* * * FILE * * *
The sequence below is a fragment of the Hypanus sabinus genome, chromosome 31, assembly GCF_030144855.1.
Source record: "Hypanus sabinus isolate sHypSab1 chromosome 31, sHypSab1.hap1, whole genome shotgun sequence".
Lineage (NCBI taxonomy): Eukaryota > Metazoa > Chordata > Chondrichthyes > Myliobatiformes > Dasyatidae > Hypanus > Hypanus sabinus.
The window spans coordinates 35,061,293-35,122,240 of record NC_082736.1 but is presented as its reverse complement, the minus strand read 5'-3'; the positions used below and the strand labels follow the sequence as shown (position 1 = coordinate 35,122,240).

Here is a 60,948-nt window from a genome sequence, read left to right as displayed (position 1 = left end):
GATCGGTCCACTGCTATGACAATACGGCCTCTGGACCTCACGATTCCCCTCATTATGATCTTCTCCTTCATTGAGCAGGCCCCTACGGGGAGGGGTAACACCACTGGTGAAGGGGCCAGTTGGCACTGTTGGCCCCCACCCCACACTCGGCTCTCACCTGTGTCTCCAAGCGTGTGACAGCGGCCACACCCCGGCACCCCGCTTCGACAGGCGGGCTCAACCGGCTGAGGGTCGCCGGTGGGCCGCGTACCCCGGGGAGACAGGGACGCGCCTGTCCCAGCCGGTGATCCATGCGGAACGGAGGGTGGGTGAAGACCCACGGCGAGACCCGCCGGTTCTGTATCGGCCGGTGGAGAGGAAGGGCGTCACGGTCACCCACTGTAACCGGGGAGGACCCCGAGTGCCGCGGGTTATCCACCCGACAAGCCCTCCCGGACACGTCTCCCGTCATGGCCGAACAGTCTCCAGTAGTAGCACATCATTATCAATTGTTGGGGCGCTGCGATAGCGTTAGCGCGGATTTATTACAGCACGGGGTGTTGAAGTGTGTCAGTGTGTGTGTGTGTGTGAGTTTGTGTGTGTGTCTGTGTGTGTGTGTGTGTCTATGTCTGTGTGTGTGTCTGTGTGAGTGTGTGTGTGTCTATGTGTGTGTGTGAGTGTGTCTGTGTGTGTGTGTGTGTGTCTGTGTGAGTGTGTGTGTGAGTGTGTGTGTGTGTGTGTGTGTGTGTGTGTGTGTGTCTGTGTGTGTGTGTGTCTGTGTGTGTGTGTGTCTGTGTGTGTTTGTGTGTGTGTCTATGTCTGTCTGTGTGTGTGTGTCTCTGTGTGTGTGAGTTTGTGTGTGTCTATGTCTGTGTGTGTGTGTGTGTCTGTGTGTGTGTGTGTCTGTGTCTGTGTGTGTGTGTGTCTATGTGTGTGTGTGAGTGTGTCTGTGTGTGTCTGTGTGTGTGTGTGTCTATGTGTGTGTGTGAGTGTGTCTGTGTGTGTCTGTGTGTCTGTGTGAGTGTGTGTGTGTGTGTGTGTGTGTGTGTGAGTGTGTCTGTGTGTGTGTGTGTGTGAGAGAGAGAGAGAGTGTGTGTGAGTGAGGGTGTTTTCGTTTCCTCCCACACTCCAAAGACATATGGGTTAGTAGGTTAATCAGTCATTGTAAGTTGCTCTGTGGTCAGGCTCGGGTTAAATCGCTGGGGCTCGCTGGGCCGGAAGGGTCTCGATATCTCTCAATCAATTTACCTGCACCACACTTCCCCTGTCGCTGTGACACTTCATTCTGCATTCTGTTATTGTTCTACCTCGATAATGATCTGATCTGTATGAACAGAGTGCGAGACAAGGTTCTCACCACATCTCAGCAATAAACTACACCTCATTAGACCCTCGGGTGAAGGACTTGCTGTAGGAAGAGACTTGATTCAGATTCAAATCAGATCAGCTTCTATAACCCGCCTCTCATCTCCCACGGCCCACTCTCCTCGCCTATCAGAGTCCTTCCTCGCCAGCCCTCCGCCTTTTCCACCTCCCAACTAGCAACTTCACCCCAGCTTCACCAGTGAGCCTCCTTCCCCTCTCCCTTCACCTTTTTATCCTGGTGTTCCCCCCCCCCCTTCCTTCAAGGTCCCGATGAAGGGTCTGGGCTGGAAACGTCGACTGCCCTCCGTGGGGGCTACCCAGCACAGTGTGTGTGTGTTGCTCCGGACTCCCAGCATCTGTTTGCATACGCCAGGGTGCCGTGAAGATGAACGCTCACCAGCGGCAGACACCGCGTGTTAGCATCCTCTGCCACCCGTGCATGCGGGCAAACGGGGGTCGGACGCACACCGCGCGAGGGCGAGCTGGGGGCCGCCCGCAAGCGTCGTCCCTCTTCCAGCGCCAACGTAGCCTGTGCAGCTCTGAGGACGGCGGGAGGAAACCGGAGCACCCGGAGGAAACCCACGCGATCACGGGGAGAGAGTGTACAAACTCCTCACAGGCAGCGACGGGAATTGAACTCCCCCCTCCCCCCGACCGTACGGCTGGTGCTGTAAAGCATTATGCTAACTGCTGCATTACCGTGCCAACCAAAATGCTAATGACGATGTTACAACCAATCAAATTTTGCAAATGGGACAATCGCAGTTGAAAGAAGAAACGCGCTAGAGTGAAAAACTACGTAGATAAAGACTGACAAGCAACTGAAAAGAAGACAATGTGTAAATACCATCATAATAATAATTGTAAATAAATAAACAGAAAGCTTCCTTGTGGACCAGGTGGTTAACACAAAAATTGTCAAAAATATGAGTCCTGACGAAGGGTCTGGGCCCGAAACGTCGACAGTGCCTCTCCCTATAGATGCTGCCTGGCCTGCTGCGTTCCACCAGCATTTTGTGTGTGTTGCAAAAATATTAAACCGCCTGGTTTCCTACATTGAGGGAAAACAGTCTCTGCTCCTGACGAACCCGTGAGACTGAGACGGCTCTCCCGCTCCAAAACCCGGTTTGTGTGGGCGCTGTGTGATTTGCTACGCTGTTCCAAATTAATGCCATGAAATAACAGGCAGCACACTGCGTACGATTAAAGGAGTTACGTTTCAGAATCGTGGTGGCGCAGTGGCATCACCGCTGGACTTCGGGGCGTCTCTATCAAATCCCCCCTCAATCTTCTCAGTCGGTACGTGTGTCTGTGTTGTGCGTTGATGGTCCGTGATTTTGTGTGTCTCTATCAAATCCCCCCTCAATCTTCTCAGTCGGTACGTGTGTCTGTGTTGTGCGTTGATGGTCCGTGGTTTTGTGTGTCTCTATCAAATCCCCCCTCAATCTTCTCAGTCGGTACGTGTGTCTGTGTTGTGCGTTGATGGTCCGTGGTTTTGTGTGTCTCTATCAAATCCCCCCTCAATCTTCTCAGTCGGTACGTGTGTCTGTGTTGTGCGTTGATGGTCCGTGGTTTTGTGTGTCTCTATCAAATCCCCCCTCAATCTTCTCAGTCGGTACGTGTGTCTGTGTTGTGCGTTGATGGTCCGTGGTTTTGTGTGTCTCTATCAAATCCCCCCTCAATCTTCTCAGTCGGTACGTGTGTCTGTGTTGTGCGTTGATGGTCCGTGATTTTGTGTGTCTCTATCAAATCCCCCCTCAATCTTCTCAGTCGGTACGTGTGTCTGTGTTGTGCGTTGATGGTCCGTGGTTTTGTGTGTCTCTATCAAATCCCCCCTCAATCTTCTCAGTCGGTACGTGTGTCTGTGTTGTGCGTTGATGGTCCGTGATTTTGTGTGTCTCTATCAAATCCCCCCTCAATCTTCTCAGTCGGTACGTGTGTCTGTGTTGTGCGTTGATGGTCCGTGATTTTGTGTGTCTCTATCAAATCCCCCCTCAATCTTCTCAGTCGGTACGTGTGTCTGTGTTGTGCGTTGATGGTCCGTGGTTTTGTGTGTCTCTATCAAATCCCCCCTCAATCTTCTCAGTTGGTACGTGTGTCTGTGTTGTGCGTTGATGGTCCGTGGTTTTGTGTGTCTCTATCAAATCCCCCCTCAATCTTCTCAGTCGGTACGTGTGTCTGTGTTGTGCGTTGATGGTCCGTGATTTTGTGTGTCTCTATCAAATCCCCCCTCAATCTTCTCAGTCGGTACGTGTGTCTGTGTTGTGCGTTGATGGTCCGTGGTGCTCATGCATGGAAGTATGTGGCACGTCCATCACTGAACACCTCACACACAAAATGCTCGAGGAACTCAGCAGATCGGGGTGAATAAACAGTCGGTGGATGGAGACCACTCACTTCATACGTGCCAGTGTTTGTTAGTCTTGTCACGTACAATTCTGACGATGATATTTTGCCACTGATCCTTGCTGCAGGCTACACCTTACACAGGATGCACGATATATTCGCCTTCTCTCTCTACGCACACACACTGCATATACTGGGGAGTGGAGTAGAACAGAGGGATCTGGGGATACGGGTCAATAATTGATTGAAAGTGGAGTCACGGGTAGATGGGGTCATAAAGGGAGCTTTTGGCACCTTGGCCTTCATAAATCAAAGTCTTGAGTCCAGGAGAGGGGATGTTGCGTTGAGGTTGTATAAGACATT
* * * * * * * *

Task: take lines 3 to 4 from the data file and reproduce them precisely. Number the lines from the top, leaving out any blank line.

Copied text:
Lineage (NCBI taxonomy): Eukaryota > Metazoa > Chordata > Chondrichthyes > Myliobatiformes > Dasyatidae > Hypanus > Hypanus sabinus.
The window spans coordinates 35,061,293-35,122,240 of record NC_082736.1 but is presented as its reverse complement, the minus strand read 5'-3'; the positions used below and the strand labels follow the sequence as shown (position 1 = coordinate 35,122,240).